On an uncharacteristically dry summer’s morning, a first-time Woodpecker Tree Care client sipped their coffee and read the paper with the anticipation of meeting our ISA-certified arborists in just moments. “What will they be like?” wondered the client, having only communicated by email up until this fateful day. “Will they be friendly? Brash? Swashbuckling chainsaw fanatics?” Only time would tell…
We love trees at Woodpecker Tree Care headquarters, and we also loves bees! Kevin has filled his front yard, formerly full of monoculture turf, with native plants over the years. It has become a tended meadow of flowers and grasses, which makes it heaven for our friendly pollinators. When Kevin heard of the Sackville Wild Bees project via project leader (and client) Emily Austen of Mount Allison, he signed up without a blink.
Woodpecker Tree Care Ltd. has nearly doubled in size this year. We received an overwhelmingly positive response response to our “Help Wanted” ad posted on social media this spring, and we are going into the 2023 season with three new teammates. We are so happy to have Dave, Greg, and Jess join us!
Note: At this time, we are not taking any more applications.
Have you ever imagined yourself working on a tree crew? If not, then why? There are a lot of reasons folks doubt their ability to do tree work, but to work with us you only need three things: curiosity, a valid drivers’ licence, and hunger to try. Come join us and find out what it’s like to be a Woodpecker!
Woodpecker Tree Care is all about preservation, but when we do have to cut a tree down we do our best to repurpose the wood (if it’s good quality). Sometimes the property owner is delighted to keep it for their furnace or share it with their neighbours, or John will happily take it home for his beloved wood stove and fire pit. One of the more interesting places our wood has ended up is in Jake Fenwick’s workshop, a local homesteader and bowyer (bow-maker) in Sackville NB.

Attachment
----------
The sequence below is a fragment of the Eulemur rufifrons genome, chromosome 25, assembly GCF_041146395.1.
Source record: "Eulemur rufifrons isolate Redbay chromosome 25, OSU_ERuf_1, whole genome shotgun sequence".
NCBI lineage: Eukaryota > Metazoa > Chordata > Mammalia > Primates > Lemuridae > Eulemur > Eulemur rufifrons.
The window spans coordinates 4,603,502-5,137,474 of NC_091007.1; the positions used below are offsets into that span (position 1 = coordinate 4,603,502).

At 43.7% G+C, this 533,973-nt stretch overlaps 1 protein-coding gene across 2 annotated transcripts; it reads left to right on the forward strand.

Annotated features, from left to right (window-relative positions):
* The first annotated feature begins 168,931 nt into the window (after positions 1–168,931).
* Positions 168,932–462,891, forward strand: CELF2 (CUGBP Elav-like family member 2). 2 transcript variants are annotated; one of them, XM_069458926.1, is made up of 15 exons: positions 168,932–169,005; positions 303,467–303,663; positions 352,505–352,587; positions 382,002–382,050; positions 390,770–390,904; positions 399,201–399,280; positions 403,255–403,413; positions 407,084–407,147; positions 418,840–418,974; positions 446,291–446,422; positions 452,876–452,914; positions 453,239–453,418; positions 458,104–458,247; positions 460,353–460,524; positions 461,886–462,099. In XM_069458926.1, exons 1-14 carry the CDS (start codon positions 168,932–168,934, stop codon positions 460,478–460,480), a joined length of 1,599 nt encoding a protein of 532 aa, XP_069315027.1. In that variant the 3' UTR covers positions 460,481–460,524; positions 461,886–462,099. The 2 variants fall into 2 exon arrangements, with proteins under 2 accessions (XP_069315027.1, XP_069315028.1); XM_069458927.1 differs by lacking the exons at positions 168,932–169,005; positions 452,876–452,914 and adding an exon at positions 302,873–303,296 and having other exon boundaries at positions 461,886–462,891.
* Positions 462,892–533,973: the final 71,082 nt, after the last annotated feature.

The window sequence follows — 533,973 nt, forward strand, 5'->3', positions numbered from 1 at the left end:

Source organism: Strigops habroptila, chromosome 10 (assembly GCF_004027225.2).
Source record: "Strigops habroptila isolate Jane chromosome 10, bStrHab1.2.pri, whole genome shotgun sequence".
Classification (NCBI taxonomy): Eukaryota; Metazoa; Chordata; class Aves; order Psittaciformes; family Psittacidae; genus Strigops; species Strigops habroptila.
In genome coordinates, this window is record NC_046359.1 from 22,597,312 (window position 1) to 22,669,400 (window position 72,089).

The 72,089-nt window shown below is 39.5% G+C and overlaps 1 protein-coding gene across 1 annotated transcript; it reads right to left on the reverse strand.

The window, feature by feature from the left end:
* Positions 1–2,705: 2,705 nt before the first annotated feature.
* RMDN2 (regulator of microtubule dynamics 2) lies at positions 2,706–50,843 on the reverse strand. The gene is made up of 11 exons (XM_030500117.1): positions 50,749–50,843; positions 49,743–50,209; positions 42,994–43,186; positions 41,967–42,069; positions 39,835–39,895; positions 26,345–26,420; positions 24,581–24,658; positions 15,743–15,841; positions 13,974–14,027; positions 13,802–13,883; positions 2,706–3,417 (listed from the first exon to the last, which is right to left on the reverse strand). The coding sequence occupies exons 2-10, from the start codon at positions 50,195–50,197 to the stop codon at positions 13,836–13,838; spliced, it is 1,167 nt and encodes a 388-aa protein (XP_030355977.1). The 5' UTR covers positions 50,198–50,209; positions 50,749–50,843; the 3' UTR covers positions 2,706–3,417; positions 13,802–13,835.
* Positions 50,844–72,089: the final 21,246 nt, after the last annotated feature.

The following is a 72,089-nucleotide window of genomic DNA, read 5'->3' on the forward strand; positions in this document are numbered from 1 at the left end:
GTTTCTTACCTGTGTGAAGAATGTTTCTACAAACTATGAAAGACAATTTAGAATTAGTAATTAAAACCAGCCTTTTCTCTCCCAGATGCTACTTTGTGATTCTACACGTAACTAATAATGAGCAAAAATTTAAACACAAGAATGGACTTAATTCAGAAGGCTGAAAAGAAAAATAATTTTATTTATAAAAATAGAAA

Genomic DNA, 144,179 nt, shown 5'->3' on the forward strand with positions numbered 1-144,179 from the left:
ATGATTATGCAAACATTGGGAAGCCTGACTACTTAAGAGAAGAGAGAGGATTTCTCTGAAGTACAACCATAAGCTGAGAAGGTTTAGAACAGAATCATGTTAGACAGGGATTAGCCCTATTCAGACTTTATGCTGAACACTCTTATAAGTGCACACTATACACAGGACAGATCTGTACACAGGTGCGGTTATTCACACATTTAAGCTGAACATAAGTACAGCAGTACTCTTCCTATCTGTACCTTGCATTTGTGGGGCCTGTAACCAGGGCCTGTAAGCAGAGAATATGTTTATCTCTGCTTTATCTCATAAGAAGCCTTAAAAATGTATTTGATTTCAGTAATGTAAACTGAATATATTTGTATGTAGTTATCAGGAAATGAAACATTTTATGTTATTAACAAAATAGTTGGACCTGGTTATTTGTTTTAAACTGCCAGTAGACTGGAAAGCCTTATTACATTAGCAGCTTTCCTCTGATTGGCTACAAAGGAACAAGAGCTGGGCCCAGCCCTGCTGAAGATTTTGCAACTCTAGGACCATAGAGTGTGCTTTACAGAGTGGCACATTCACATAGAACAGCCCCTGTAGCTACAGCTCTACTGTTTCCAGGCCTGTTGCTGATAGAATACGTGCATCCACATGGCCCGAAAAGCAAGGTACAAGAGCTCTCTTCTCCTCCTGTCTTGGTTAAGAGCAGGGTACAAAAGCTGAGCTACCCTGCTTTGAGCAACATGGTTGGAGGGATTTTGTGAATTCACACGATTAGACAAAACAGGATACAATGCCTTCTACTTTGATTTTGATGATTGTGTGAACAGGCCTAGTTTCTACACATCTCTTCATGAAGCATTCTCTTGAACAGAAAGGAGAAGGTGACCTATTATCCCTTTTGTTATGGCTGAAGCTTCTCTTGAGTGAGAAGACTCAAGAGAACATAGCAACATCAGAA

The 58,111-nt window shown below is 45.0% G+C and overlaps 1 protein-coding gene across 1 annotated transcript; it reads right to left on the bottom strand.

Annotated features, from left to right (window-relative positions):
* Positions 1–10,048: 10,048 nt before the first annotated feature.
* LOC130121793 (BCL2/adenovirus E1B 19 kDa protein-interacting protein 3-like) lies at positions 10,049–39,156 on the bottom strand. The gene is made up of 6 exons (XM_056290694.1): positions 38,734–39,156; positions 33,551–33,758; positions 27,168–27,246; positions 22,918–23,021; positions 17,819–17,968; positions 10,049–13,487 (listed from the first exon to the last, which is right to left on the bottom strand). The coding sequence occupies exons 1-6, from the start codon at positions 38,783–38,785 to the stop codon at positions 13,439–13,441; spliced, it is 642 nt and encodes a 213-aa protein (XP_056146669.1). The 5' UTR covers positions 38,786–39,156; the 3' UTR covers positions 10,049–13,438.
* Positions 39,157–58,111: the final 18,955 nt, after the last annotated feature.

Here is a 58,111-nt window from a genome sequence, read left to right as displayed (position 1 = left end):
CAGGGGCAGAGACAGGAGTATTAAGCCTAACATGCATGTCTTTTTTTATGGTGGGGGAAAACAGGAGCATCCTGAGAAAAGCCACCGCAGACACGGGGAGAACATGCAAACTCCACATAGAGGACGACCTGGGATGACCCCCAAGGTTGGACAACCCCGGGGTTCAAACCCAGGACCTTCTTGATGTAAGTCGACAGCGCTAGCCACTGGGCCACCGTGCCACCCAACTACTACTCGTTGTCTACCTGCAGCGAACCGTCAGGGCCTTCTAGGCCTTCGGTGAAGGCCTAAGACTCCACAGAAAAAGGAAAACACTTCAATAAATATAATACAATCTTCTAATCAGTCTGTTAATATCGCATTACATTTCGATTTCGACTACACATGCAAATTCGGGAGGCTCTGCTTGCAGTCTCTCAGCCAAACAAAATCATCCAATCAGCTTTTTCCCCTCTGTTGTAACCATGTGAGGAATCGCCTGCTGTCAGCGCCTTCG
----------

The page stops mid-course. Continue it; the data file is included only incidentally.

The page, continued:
John optimistically purchased this Ulmus “Morton” elm hybrid, more commonly known as an “Accolade” elm, from Charlie the Tree Guy this fall. The Accolade cultivar was originally planted in 1924 at the famous Morton Arboretum (Lisle, Illinois). In 2005, the Accolade was studied alongside several cultivars in the US National Elm Trial, which determined the survival rate among elms. At the time, elm trees were dying off by tens of millions due to Dutch Elm Disease (DED) and other pests. Accolade came out as one of the top hybrid cultivars, with a 92.5% survival rate.
S. Hall Tire, Muffler, & Auto Repair Centre is one of the local businesses keeping elm trees alive and well in the Maritimes. Owner and operator Scott Hall was aware of Dutch Elm Disease and how it was killing beautiful elm trees across the Atlantic Provinces, but wasn’t sure what he could do to help the trees from dying off. After learning that Woodpecker Tree Care heads the Maritime Elm Protection Initiative, he felt the need to take action.
“The Dutch Elm Disease problem has moved into our area, infecting and killing these beautiful trees. I decided to sponsor two trees as I feel it’s a worthy cause and it needs to happen. If nobody gets involved, all will be lost.”
Luciano Onichino, more often affectionately called “Looch,” is honoured to climb and care for trees. He joined the team in 2018, and has learned leaps and bounds, including how to climb and remove trees. The team loves having him around for his big heart and mechanical skills.
The fifth installment of “Meet the Team Monday” features the newest addition to the Woodpecker Tree Care crew, Meg Cunningham.
Meg started with Woodpecker Tree Care by washing trucks, but her role has developed since then. Meg is the current Maritime Elm Protection Initiative coordinator, and is responsible for organizing the annual DutchTrig vaccination campaign. She is also the author of the majority of Woodpecker Tree Care’s recent online content, including “Meet the Team Mondays.”